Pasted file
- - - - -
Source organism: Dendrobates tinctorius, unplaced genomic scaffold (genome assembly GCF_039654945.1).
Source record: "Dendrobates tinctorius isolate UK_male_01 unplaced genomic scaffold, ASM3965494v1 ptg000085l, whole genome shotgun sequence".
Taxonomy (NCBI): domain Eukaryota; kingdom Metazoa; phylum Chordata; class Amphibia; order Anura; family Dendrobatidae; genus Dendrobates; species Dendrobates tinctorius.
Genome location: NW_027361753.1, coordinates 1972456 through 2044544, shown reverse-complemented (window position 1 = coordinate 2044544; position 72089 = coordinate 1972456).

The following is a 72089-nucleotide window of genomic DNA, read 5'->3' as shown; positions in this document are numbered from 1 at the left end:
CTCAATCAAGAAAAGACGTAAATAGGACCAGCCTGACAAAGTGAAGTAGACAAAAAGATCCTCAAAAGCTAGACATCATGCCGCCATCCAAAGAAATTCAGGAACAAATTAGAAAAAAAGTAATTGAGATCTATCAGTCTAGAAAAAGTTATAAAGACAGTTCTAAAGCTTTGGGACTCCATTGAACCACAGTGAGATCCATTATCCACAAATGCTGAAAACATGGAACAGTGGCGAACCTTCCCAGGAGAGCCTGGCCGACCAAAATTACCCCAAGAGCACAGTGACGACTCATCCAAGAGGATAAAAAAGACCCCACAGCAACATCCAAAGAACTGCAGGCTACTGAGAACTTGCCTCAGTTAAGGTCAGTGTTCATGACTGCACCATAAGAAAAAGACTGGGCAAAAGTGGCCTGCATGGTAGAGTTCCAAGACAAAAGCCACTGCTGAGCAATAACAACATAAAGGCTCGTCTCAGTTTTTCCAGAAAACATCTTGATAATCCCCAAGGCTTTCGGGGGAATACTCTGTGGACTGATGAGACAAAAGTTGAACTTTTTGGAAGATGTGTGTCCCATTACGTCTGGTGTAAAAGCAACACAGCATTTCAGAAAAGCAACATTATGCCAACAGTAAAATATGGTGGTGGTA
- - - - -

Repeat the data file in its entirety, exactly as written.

Source organism: Dendrobates tinctorius, unplaced genomic scaffold (genome assembly GCF_039654945.1).
Source record: "Dendrobates tinctorius isolate UK_male_01 unplaced genomic scaffold, ASM3965494v1 ptg000085l, whole genome shotgun sequence".
Taxonomy (NCBI): domain Eukaryota; kingdom Metazoa; phylum Chordata; class Amphibia; order Anura; family Dendrobatidae; genus Dendrobates; species Dendrobates tinctorius.
Genome location: NW_027361753.1, coordinates 1972456 through 2044544, shown reverse-complemented (window position 1 = coordinate 2044544; position 72089 = coordinate 1972456).

The following is a 72089-nucleotide window of genomic DNA, read 5'->3' as shown; positions in this document are numbered from 1 at the left end:
CTCAATCAAGAAAAGACGTAAATAGGACCAGCCTGACAAAGTGAAGTAGACAAAAAGATCCTCAAAAGCTAGACATCATGCCGCCATCCAAAGAAATTCAGGAACAAATTAGAAAAAAAGTAATTGAGATCTATCAGTCTAGAAAAAGTTATAAAGACAGTTCTAAAGCTTTGGGACTCCATTGAACCACAGTGAGATCCATTATCCACAAATGCTGAAAACATGGAACAGTGGCGAACCTTCCCAGGAGAGCCTGGCCGACCAAAATTACCCCAAGAGCACAGTGACGACTCATCCAAGAGGATAAAAAAGACCCCACAGCAACATCCAAAGAACTGCAGGCTACTGAGAACTTGCCTCAGTTAAGGTCAGTGTTCATGACTGCACCATAAGAAAAAGACTGGGCAAAAGTGGCCTGCATGGTAGAGTTCCAAGACAAAAGCCACTGCTGAGCAATAACAACATAAAGGCTCGTCTCAGTTTTTCCAGAAAACATCTTGATAATCCCCAAGGCTTTCGGGGGAATACTCTGTGGACTGATGAGACAAAAGTTGAACTTTTTGGAAGATGTGTGTCCCATTACGTCTGGTGTAAAAGCAACACAGCATTTCAGAAAAGCAACATTATGCCAACAGTAAAATATGGTGGTGGTA